53 Pages Posted: 1 Jan 2014 Last revised: 3 Sep 2017
Date Written: August 29, 2017
Lack of shareholders’ commitment about debt and investment policies leads to an increase in the firm’s credit spread, which we refer to as the agency credit spread. We study this effect in a dynamic model of investment and financing, which features long- term debt and allows for several possible distortions of the optimal policy, including debt claim dilution, underinvestment, and asset stripping. We structurally estimate the model and find the average agency credit spread to be about 53 basis points, or equivalently 30% of the overall credit spread. We also find that the shareholders’ incentive to deviate from debt policies aimed at maximizing the value of the firm, the “leverage ratchet effect,” is relatively more important than underinvestment in transferring wealth from debt to equity.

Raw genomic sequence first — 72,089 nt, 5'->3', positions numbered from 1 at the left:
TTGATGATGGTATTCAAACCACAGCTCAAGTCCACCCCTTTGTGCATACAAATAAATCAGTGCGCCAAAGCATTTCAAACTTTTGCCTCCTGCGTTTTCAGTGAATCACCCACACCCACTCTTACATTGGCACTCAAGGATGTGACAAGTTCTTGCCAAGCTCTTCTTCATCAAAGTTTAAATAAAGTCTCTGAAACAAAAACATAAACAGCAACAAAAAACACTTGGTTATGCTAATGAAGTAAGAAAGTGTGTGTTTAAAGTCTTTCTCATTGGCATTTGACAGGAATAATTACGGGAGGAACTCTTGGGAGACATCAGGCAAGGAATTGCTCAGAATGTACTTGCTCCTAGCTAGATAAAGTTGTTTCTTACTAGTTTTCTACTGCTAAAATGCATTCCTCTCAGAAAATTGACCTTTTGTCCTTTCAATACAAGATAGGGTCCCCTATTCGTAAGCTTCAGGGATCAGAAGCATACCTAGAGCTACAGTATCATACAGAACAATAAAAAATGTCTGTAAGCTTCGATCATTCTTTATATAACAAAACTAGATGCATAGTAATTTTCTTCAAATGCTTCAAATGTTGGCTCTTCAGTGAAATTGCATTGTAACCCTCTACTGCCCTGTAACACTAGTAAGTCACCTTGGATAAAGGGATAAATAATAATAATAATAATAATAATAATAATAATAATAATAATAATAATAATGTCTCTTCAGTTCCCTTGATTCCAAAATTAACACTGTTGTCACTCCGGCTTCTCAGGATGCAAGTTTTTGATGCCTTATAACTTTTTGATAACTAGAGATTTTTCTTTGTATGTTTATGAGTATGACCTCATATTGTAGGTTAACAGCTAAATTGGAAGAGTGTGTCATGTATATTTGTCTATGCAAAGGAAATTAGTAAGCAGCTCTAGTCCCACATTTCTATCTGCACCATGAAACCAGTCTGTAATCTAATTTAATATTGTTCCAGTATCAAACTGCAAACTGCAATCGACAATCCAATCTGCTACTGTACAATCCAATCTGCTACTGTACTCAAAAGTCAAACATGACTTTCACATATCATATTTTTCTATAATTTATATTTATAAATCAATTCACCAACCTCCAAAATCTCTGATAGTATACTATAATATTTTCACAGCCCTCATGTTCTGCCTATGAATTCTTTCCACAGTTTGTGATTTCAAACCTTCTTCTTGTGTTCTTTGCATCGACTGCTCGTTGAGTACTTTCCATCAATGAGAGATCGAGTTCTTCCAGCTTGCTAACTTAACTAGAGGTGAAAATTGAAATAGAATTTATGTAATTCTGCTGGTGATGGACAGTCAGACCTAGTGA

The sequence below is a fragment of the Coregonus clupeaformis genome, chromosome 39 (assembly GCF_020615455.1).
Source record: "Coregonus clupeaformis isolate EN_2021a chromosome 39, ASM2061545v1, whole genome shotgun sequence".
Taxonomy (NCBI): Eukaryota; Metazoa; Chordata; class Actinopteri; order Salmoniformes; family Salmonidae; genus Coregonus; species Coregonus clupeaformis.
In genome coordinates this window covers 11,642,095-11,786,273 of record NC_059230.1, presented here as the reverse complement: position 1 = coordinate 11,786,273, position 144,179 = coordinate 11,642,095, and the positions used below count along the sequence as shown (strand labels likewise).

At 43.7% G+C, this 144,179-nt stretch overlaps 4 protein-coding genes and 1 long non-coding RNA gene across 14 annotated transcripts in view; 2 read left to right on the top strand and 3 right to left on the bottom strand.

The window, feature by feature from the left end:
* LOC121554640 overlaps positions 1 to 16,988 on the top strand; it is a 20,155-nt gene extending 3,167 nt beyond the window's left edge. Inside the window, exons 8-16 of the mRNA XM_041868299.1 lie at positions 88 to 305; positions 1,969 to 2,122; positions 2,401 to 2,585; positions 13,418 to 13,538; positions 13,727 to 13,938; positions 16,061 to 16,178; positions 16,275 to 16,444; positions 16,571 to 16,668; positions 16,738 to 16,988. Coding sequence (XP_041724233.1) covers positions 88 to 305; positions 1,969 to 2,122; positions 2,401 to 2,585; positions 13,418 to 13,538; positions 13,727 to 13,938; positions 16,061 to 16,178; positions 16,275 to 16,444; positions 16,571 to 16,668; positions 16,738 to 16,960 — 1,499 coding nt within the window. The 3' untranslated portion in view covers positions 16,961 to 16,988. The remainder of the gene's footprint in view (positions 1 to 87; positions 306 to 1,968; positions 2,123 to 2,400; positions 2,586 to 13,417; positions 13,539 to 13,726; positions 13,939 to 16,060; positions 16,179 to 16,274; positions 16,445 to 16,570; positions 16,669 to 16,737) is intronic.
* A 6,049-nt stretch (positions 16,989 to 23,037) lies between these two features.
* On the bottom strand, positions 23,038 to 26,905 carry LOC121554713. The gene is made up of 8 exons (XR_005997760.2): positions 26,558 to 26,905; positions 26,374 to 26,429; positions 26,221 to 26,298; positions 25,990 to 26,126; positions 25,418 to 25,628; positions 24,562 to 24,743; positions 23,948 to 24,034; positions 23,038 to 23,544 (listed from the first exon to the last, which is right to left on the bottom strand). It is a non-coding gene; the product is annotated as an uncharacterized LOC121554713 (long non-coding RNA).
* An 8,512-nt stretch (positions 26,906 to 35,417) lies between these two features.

Keywords: corporate credit risk, credit spread, structural models, debt-equity agency conflicts
JEL Classification: G12, G31, G32, E22
Suggested Citation: Suggested Citation